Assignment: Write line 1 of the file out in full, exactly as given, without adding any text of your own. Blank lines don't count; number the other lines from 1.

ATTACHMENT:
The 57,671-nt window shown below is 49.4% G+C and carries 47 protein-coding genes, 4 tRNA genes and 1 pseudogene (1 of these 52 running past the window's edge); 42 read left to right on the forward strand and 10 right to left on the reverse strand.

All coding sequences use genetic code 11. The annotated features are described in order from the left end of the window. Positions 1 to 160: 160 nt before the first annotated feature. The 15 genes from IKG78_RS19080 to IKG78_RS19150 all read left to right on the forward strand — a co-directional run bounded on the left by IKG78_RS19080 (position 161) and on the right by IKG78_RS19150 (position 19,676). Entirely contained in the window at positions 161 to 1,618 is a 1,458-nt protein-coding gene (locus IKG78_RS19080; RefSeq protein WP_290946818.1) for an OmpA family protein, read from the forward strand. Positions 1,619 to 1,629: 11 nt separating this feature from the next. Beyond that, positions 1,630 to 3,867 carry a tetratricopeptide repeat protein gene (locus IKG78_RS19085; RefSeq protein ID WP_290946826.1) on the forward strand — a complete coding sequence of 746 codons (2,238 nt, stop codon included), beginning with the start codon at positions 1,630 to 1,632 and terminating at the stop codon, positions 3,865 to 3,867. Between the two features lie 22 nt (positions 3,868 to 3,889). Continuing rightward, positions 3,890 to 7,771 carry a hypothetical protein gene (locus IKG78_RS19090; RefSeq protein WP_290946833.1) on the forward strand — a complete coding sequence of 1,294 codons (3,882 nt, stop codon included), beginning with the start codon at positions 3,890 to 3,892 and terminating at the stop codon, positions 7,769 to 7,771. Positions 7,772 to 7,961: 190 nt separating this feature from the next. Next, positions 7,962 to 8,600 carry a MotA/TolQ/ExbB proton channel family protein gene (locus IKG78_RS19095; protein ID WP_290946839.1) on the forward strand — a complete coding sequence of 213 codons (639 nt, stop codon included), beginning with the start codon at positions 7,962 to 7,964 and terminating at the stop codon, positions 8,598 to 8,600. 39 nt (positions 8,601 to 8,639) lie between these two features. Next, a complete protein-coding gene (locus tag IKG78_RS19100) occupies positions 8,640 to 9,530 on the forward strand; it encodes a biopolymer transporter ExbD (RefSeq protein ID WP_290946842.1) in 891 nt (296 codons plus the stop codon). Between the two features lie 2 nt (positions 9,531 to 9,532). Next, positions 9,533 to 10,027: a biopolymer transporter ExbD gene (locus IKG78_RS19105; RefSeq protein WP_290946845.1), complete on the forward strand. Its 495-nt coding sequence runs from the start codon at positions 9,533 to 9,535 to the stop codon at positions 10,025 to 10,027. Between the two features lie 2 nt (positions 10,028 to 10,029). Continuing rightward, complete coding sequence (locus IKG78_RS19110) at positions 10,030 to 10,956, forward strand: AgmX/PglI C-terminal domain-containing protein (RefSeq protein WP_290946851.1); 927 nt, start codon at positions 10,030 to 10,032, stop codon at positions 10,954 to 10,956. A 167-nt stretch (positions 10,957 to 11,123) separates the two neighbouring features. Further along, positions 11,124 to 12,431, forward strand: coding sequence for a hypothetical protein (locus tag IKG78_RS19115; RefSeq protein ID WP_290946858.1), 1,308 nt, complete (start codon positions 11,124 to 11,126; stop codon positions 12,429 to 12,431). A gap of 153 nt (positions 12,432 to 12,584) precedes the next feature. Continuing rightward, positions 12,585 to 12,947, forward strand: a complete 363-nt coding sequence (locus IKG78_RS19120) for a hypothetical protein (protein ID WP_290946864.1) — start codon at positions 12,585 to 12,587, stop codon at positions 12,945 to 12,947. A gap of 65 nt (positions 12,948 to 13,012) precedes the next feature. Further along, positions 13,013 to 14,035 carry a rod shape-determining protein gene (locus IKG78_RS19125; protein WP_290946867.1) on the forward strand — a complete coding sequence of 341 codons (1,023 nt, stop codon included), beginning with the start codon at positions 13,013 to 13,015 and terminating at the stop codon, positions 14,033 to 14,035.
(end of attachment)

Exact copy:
The 57,671-nt window shown below is 49.4% G+C and carries 47 protein-coding genes, 4 tRNA genes and 1 pseudogene (1 of these 52 running past the window's edge); 42 read left to right on the forward strand and 10 right to left on the reverse strand.